9/11 Wine: The Grapes of Wrath

The recent reports of the introduction of ‘9/11 Memorial Commemorative Merlot’ and ‘Memorial Commemorative Chardonnay’ by Lieb Family Cellars, a Long Island winery, has inspired reactions ranging from rage to disgust to macabre curiosity. The wine producer’s intention behind the sale of the wine is, at least partially, to raise funds for the National September 11 Memorial and Museum to which 6% to 10% of the sales proceeds will be donated. Anthony Bourdain, the chef and author whose show ‘No Reservations’ can be seen on the Food Network, has added his two cents to the public outrage by declaring the marketing ploy, as some are calling it, as ‘vomit inducing’ and ordered the restaurant where he once worked, Les Halles, to remove it from its list. Apparently, they did.

The ploy, if indeed that’s what it amounts to, has certainly raised the public profile of the winery, in which case, making their high-publicity move a success. In marketing, any kind of press, good or bad, is good press.

My thoughts about this, though, center around the reactions of the public, the media, and celebrities. I find the ire raised by 9/11 wine to be both understandable and yet, curious. Certainly, Lieb Family Cellars can be accused of taking advantage of an event that was a horrific national trauma, a culturally offensive move worthy of harsh criticism and maybe condemnation. But in time, once the current wrath dies down and the news cycle has moved on the next and newest sideshow, people will forget and life will have moved on.

However, how does the 9/11 Commemorative wine differ in principle from the many instances of similar exploitations for the sake of profit and entertainment?

For instance, and I will cite several, Americans enjoy professional sports teams that bear offensive references to the dignified Indigenous peoples of the North American continent ravaged by genocide and, for their survivors, extreme marginalization – the Cleveland Indians, the Washington Redskins, the Atlanta Braves (whose fans display the ‘Tomahawk Chop’ during games), the Chicago Blackhawks, to name only a few. And in college sports – the St. John’s Redmen, Florida State Seminoles, among many others.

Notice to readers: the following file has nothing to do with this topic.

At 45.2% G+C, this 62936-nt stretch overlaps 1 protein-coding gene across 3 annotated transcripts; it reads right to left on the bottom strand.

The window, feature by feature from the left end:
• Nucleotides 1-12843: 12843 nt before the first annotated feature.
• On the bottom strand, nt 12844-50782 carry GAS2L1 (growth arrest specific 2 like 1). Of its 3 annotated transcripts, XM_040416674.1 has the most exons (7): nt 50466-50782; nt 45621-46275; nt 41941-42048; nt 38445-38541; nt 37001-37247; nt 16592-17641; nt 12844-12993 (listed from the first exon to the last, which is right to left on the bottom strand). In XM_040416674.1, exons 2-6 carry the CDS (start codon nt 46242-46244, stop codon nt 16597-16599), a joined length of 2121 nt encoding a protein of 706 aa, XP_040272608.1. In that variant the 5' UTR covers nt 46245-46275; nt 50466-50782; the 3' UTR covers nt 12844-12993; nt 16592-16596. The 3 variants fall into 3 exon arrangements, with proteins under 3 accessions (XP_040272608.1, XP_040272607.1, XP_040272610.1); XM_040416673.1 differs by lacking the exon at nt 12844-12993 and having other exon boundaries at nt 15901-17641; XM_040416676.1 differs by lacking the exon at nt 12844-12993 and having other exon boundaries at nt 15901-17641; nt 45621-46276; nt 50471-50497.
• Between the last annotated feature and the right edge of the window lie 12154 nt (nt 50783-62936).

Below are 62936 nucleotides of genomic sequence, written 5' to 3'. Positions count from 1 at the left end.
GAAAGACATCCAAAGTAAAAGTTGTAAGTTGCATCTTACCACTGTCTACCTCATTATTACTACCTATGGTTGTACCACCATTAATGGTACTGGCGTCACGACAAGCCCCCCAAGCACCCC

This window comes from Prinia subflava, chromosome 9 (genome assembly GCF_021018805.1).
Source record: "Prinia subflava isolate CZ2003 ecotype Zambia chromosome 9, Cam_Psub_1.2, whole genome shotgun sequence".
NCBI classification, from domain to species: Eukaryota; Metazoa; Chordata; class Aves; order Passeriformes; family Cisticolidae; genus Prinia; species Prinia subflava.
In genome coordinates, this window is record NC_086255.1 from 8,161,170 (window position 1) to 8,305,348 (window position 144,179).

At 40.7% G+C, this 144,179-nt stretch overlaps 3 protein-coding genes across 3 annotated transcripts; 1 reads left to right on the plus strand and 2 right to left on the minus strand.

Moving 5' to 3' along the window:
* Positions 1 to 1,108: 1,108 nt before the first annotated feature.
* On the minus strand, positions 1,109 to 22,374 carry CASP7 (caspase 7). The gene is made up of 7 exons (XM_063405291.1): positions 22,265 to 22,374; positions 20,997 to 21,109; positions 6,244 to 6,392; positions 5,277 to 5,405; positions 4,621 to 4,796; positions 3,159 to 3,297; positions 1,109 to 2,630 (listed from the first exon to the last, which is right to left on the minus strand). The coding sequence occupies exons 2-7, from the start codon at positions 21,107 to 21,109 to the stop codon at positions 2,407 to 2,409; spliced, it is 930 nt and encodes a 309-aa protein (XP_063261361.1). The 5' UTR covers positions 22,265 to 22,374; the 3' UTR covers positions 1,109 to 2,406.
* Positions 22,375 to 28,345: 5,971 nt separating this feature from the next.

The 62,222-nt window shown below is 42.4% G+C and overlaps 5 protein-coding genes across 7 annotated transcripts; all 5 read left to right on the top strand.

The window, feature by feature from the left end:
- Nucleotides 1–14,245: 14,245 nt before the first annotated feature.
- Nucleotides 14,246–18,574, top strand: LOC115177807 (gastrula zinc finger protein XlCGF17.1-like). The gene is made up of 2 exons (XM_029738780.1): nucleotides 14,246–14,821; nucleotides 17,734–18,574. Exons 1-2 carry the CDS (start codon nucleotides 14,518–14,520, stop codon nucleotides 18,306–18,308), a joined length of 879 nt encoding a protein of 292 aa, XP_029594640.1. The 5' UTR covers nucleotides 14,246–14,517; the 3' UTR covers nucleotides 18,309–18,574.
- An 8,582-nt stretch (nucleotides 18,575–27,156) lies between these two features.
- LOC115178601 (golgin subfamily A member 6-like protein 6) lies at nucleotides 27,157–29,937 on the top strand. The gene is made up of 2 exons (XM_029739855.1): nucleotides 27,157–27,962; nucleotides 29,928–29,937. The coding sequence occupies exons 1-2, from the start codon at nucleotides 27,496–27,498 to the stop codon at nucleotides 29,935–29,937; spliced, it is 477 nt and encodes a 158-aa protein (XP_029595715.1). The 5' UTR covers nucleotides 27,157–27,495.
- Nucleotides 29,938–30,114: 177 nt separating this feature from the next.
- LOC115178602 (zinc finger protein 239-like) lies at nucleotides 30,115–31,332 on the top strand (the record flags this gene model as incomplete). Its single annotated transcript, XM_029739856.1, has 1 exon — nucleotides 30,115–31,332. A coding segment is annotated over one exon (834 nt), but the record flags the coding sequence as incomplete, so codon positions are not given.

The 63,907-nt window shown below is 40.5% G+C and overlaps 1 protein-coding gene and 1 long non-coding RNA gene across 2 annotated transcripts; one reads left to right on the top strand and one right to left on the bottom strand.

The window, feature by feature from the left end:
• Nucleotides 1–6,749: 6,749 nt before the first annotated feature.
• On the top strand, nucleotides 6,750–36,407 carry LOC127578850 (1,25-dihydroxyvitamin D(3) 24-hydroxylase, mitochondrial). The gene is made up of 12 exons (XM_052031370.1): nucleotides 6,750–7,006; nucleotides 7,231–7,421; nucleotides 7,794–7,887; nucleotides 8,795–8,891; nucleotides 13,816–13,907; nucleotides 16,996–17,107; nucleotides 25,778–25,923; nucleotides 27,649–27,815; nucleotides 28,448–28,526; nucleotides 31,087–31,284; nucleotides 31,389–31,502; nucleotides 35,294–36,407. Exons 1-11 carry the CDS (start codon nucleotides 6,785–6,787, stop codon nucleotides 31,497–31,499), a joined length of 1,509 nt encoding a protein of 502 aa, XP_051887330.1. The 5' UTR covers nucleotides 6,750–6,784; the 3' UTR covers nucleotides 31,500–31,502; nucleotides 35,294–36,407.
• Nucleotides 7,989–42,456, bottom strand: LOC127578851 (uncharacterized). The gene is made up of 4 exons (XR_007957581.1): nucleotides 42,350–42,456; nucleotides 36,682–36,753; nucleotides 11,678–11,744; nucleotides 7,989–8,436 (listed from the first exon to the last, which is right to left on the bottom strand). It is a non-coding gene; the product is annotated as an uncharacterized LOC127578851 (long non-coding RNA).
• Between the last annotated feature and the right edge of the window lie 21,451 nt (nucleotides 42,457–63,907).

What about the co-opting of the language of the Indigenous peoples of this continent? Massachusetts, Connecticut, Iowa, Michigan, Oklahoma, Tennessee, Nebraska, Arizona, Wisconsin, Illinois, Mississippi – examples of lands whose names are extracted from the vocabulary of the very people those lands originally and rightfully belong to.

What about publicity-producing moves by savvy celebrities who recognize the American public will gravitate to ‘freakshow’ demonstrations that are crafted with the intention of drawing attention and garnering sales?

Lady Gaga wearing a dress made of raw meat or bearing dysmorphic prostheses to suggest horns on her head and grotesque protrusions from other parts of her body; Madonna, whose provocatively paradoxical public name is itself offensive to many Catholics, publishing a book about her sexual expressions and wearing outfits of contradiction featuring crucifixes and dominatrix attire; Andy Golub’s bodypainting of nude models for public display; Andy Kaufman wrestled women and faked very real-looking public fisticuffs with Jerry Lawler on the David Letterman Show; the outlandish, to some, costumes of Liberace or Elton John; even non-celebrities got in on the act as evidenced by the father in Colorado who faked the homemade hot-air balloon carrying away his 6 year old son in an effort to get a tv show; and of course, the entire universe of ‘reality tv’ where participants are often encouraged by producers, or self-motivated, to be controversial, contentious, and comedic just for higher ratings.